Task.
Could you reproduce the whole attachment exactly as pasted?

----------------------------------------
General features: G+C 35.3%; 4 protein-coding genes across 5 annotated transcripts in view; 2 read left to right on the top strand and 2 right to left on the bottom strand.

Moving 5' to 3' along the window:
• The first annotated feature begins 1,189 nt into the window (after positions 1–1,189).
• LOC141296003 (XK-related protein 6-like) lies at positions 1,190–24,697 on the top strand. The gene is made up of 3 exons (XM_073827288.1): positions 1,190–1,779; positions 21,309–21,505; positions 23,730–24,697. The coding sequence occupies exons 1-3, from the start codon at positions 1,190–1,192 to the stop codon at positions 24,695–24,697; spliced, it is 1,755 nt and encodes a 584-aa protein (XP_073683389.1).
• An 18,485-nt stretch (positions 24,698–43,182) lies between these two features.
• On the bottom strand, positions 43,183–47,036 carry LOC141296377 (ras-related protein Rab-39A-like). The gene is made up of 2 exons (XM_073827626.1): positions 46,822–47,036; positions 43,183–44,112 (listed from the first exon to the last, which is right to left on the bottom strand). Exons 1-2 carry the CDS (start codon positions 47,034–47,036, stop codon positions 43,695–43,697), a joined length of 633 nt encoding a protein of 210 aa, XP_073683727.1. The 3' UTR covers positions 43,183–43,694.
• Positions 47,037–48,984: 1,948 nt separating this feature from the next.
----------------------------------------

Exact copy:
General features: G+C 35.3%; 4 protein-coding genes across 5 annotated transcripts in view; 2 read left to right on the top strand and 2 right to left on the bottom strand.

Moving 5' to 3' along the window:
• The first annotated feature begins 1,189 nt into the window (after positions 1–1,189).
• LOC141296003 (XK-related protein 6-like) lies at positions 1,190–24,697 on the top strand. The gene is made up of 3 exons (XM_073827288.1): positions 1,190–1,779; positions 21,309–21,505; positions 23,730–24,697. The coding sequence occupies exons 1-3, from the start codon at positions 1,190–1,192 to the stop codon at positions 24,695–24,697; spliced, it is 1,755 nt and encodes a 584-aa protein (XP_073683389.1).
• An 18,485-nt stretch (positions 24,698–43,182) lies between these two features.
• On the bottom strand, positions 43,183–47,036 carry LOC141296377 (ras-related protein Rab-39A-like). The gene is made up of 2 exons (XM_073827626.1): positions 46,822–47,036; positions 43,183–44,112 (listed from the first exon to the last, which is right to left on the bottom strand). Exons 1-2 carry the CDS (start codon positions 47,034–47,036, stop codon positions 43,695–43,697), a joined length of 633 nt encoding a protein of 210 aa, XP_073683727.1. The 3' UTR covers positions 43,183–43,694.
• Positions 47,037–48,984: 1,948 nt separating this feature from the next.